Opiate Prescribing Practices in the Postpartum Unit Article
PMID: 29559867 Web of Science: 000436981800014
- Nakahara, Angela; Ulrich, Nicole D.; Gala, Rajiv
- Background: Louisiana is significantly impacted by the opioid epidemic. In preparation for a quality improvement project aimed at decreasing postpartum narcotics prescriptions, we evaluated routine prescribing practices on a postpartum unit and the number of patient-initiated encounters for postpartum pain.; Methods: We conducted a retrospective medical record review of all vaginal deliveries occurring at Ochsner Baptist Medical Center in New Orleans, LA in December 2016 and January 2017. We collected patient demographics, inpatient and outpatient pain medications, and the number of postpartum pain-related encounters prior to the scheduled postpartum visit. We evaluated the cohort for inpatient medication usage and for postpartum encounters for pain.; Results: After exclusions, 187 of 369 patients were included in the analysis: 78 patients had no perineal laceration, 40 had a first-degree laceration, and 69 had a second-degree laceration. The no-laceration (P=0.007) and second-degree laceration (P=0.011) groups had a significantly higher mean morphine milligram equivalent (MME) per patient during hospitalization than the first-degree group. Sixty-four patients were primiparous, and 123 were multiparous. Parity decreased as the severity of the laceration increased. Multiparous patients had a higher mean MME than primiparous patients (34.5 vs 30.0, respectively) during hospitalization, but the difference was not significant. In the no-laceration group, multiparous patients used significantly more narcotics during hospitalization (mean 41.4 MME) than primiparous patients (mean 22.5 MME) (P 0.029). A total of 3,635 narcotic pills were prescribed for our cohort at discharge, an average of 19.4 pills per patient. Overall, the mean number of postpartum encounters for pain was 0.19 per patient, with no difference between groups.; Conclusion: Despite a high number of outpatient narcotics prescriptions, approximately 1 in 5 patients initiated an encounter to address pain after vaginal delivery. Parity may play a role in postpartum inpatient narcotic usage, possibly because multiparous patients have had prior exposure to narcotics use in postpartum care.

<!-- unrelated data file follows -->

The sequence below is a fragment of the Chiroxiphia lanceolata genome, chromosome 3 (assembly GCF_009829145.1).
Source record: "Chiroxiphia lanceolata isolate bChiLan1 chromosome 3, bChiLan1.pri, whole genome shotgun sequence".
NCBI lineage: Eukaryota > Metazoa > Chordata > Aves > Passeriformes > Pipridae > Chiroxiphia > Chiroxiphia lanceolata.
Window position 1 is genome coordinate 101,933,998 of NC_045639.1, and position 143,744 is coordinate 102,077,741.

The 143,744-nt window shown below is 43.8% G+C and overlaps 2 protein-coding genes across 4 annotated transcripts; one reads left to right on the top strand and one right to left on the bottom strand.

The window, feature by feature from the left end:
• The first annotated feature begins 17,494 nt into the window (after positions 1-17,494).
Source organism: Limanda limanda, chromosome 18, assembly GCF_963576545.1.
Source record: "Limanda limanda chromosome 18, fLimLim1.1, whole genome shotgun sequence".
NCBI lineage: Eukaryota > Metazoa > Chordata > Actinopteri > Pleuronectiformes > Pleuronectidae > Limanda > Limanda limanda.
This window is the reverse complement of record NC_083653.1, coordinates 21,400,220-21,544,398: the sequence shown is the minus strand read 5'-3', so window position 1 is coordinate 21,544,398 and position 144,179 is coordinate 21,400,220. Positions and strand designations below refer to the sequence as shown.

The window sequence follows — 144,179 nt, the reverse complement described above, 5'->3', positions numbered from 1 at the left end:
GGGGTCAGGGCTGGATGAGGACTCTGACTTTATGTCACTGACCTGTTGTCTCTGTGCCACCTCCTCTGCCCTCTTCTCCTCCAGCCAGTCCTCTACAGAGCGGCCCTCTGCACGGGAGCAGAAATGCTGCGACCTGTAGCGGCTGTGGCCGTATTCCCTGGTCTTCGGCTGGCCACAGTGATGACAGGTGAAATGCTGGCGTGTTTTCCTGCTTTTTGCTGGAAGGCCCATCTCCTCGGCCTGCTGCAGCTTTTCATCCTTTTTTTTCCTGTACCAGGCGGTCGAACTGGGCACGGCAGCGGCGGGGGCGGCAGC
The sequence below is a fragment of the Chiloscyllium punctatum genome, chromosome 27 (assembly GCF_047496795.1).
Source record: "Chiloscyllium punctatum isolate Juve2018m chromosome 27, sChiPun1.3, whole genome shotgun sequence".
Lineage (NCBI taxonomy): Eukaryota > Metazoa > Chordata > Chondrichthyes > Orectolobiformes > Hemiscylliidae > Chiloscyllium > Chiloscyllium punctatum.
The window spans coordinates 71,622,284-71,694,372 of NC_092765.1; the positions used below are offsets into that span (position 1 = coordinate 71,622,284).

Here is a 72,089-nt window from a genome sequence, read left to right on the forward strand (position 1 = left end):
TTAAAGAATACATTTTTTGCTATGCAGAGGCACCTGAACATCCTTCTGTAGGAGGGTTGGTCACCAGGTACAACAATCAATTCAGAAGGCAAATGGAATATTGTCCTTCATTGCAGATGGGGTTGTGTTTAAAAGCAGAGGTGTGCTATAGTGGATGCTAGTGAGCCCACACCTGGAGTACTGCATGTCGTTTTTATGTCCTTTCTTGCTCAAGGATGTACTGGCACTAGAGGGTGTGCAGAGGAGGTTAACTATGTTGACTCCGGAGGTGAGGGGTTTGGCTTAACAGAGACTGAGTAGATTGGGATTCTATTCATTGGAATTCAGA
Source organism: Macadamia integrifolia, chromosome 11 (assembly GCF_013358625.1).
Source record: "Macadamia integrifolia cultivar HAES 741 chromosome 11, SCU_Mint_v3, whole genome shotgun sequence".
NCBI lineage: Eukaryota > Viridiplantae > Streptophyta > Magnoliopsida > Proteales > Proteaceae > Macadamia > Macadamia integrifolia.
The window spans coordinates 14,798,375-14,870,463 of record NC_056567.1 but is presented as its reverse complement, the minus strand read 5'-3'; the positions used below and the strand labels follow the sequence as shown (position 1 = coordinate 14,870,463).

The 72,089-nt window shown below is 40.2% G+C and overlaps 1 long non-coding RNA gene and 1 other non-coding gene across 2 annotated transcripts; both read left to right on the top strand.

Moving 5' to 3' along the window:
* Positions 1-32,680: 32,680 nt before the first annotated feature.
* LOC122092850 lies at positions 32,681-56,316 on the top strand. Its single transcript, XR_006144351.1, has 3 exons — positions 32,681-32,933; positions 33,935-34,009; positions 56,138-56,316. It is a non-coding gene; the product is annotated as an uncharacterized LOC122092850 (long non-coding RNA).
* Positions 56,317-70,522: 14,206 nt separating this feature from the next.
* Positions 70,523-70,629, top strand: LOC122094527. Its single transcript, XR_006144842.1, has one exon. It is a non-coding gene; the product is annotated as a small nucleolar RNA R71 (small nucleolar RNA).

- The Ochsner Journal Journal
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